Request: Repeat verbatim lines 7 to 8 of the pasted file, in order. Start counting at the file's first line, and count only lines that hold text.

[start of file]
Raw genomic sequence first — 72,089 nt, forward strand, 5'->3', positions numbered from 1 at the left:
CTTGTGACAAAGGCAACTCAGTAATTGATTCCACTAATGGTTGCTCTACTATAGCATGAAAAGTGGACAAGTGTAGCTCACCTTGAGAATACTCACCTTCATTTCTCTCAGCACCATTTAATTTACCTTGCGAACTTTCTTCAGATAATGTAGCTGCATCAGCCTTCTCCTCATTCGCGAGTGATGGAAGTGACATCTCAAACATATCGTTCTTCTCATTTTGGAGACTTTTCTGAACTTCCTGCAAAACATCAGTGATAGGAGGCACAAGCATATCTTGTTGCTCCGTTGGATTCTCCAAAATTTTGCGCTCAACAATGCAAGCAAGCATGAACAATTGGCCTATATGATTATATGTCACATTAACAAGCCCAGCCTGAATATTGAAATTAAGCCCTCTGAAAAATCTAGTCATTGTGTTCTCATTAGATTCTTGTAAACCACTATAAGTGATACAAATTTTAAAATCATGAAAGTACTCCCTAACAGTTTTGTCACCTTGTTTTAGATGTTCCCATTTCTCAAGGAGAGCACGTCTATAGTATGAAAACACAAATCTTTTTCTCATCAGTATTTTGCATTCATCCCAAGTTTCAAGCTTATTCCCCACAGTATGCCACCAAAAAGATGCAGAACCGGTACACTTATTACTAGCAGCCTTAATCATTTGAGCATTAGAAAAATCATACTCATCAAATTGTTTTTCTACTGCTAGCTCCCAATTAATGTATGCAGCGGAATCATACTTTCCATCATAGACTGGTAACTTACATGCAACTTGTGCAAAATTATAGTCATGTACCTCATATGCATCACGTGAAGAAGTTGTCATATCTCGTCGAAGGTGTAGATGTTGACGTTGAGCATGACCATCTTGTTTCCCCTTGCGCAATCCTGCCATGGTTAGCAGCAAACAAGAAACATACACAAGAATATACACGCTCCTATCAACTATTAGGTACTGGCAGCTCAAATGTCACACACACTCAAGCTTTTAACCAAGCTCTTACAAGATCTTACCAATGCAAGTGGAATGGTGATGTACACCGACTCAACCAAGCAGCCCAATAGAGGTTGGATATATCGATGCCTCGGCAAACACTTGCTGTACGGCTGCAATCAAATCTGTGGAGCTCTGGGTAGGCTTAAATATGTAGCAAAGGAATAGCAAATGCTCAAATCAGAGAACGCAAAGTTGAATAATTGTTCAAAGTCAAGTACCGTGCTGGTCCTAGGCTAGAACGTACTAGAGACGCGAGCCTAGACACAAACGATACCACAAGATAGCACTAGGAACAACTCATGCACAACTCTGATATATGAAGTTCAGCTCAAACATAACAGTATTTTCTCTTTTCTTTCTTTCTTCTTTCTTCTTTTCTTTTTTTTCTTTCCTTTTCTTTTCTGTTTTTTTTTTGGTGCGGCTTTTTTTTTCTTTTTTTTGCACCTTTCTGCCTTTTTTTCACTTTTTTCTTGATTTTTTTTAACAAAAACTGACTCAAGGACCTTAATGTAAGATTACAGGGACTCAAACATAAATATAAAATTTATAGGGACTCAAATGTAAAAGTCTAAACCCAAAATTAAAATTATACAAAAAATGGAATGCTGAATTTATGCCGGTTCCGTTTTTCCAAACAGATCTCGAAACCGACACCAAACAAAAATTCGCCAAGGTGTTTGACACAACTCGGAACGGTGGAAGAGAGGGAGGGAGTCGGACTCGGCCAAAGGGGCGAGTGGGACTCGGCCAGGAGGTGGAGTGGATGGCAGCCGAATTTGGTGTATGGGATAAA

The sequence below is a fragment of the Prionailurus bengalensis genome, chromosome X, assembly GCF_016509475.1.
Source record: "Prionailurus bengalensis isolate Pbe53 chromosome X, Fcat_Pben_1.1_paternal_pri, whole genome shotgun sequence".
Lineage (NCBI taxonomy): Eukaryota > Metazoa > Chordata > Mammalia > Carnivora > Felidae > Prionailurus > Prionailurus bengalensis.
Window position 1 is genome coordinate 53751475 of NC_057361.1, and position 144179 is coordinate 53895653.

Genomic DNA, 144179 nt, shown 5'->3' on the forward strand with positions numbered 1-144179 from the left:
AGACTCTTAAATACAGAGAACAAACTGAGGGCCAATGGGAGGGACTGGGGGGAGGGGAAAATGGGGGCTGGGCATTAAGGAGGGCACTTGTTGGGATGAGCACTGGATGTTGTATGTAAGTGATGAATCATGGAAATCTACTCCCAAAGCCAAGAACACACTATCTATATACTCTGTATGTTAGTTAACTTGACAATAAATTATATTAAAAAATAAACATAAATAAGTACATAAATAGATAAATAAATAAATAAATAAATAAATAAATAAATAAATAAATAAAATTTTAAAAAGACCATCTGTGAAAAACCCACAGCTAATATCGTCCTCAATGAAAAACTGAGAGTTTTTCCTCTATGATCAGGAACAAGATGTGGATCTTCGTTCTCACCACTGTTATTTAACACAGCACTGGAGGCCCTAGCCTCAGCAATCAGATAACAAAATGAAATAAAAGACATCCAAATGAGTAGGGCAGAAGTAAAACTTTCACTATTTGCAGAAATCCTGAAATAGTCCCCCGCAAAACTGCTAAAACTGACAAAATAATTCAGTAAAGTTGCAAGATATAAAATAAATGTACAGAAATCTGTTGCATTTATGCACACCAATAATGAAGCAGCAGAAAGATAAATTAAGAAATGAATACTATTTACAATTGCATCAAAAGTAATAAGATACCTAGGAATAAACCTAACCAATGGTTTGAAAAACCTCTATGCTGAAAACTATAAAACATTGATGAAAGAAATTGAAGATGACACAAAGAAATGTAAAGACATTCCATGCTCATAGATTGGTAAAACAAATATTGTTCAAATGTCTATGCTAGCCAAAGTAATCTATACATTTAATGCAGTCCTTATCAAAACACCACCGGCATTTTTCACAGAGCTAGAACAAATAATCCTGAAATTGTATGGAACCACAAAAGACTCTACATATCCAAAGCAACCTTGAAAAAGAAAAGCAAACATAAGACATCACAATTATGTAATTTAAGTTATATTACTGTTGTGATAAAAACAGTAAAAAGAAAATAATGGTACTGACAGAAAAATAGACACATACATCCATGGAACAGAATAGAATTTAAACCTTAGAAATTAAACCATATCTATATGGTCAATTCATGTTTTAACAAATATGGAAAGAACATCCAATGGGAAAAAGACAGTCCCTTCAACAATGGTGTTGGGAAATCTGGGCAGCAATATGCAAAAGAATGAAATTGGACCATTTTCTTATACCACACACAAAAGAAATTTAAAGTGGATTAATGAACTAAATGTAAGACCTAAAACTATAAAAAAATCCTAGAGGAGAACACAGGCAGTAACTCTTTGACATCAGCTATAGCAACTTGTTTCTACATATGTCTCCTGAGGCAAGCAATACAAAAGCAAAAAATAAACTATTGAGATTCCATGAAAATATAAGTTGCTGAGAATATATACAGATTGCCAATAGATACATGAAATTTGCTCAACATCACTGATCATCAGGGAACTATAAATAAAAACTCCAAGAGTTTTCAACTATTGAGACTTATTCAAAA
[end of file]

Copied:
Genomic DNA, 144179 nt, shown 5'->3' on the forward strand with positions numbered 1-144179 from the left:
AGACTCTTAAATACAGAGAACAAACTGAGGGCCAATGGGAGGGACTGGGGGGAGGGGAAAATGGGGGCTGGGCATTAAGGAGGGCACTTGTTGGGATGAGCACTGGATGTTGTATGTAAGTGATGAATCATGGAAATCTACTCCCAAAGCCAAGAACACACTATCTATATACTCTGTATGTTAGTTAACTTGACAATAAATTATATTAAAAAATAAACATAAATAAGTACATAAATAGATAAATAAATAAATAAATAAATAAATAAATAAATAAATAAATAAAATTTTAAAAAGACCATCTGTGAAAAACCCACAGCTAATATCGTCCTCAATGAAAAACTGAGAGTTTTTCCTCTATGATCAGGAACAAGATGTGGATCTTCGTTCTCACCACTGTTATTTAACACAGCACTGGAGGCCCTAGCCTCAGCAATCAGATAACAAAATGAAATAAAAGACATCCAAATGAGTAGGGCAGAAGTAAAACTTTCACTATTTGCAGAAATCCTGAAATAGTCCCCCGCAAAACTGCTAAAACTGACAAAATAATTCAGTAAAGTTGCAAGATATAAAATAAATGTACAGAAATCTGTTGCATTTATGCACACCAATAATGAAGCAGCAGAAAGATAAATTAAGAAATGAATACTATTTACAATTGCATCAAAAGTAATAAGATACCTAGGAATAAACCTAACCAATGGTTTGAAAAACCTCTATGCTGAAAACTATAAAACATTGATGAAAGAAATTGAAGATGACACAAAGAAATGTAAAGACATTCCATGCTCATAGATTGGTAAAACAAATATTGTTCAAATGTCTATGCTAGCCAAAGTAATCTATACATTTAATGCAGTCCTTATCAAAACACCACCGGCATTTTTCACAGAGCTAGAACAAATAATCCTGAAATTGTATGGAACCACAAAAGACTCTACATATCCAAAGCAACCTTGAAAAAGAAAAGCAAACATAAGACATCACAATTATGTAATTTAAGTTATATTACTGTTGTGATAAAAACAGTAAAAAGAAAATAATGGTACTGACAGAAAAATAGACACATACATCCATGGAACAGAATAGAATTTAAACCTTAGAAATTAAACCATATCTATATGGTCAATTCATGTTTTAACAAATATGGAAAGAACATCCAATGGGAAAAAGACAGTCCCTTCAACAATGGTGTTGGGAAATCTGGGCAGCAATATGCAAAAGAATGAAATTGGACCATTTTCTTATACCACACACAAAAGAAATTTAAAGTGGATTAATGAACTAAATGTAAGACCTAAAACTATAAAAAAATCCTAGAGGAGAACACAGGCAGTAACTCTTTGACATCAGCTATAGCAACTTGTTTCTACATATGTCTCCTGAGGCAAGCAATACAAAAGCAAAAAATAAACTATTGAGATTCCATGAAAATATAAGTTGCTGAGAATATATACAGATTGCCAATAGATACATGAAATTTGCTCAACATCACTGATCATCAGGGAACTATAAATAAAAACTCCAAGAGTTTTCAACTATTGAGACTTATTCAAAA